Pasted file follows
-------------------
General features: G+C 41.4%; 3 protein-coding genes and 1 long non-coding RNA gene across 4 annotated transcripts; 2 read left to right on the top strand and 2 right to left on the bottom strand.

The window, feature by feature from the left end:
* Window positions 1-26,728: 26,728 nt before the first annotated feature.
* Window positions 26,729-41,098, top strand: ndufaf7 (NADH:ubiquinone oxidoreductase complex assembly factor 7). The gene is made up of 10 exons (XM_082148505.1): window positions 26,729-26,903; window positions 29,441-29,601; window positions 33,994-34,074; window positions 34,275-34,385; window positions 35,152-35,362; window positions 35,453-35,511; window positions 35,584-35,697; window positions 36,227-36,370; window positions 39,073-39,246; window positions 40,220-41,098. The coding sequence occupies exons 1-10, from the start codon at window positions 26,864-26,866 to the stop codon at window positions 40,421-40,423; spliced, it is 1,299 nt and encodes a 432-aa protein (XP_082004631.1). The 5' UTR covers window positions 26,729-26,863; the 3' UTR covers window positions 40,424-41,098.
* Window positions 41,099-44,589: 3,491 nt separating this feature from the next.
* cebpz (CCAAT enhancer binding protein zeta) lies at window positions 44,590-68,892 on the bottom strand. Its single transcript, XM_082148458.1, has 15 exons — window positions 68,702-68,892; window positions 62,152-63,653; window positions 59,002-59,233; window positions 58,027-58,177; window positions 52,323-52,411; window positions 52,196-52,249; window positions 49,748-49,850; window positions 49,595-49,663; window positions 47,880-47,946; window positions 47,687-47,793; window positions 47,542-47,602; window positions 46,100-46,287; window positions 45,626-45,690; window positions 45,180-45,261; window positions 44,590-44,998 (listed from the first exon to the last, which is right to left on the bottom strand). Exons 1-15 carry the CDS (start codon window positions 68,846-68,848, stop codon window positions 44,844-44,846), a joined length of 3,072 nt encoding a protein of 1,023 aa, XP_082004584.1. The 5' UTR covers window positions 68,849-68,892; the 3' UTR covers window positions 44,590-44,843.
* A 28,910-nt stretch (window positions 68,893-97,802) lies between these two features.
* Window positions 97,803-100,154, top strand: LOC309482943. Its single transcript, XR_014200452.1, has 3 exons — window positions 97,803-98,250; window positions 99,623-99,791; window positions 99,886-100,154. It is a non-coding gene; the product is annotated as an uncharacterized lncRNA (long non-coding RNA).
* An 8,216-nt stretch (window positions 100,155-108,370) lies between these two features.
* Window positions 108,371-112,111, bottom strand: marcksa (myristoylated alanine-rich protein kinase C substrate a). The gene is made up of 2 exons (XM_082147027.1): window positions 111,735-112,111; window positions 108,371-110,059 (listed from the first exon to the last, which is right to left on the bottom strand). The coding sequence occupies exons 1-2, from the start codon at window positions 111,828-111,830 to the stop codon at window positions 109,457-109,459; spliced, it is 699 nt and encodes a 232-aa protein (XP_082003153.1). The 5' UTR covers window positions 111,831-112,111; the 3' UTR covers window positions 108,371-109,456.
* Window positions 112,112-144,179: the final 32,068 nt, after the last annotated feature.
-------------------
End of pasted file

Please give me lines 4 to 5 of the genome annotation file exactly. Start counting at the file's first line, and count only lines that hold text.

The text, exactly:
* Window positions 26,729-41,098, top strand: ndufaf7 (NADH:ubiquinone oxidoreductase complex assembly factor 7). The gene is made up of 10 exons (XM_082148505.1): window positions 26,729-26,903; window positions 29,441-29,601; window positions 33,994-34,074; window positions 34,275-34,385; window positions 35,152-35,362; window positions 35,453-35,511; window positions 35,584-35,697; window positions 36,227-36,370; window positions 39,073-39,246; window positions 40,220-41,098. The coding sequence occupies exons 1-10, from the start codon at window positions 26,864-26,866 to the stop codon at window positions 40,421-40,423; spliced, it is 1,299 nt and encodes a 432-aa protein (XP_082004631.1). The 5' UTR covers window positions 26,729-26,863; the 3' UTR covers window positions 40,424-41,098.
* Window positions 41,099-44,589: 3,491 nt separating this feature from the next.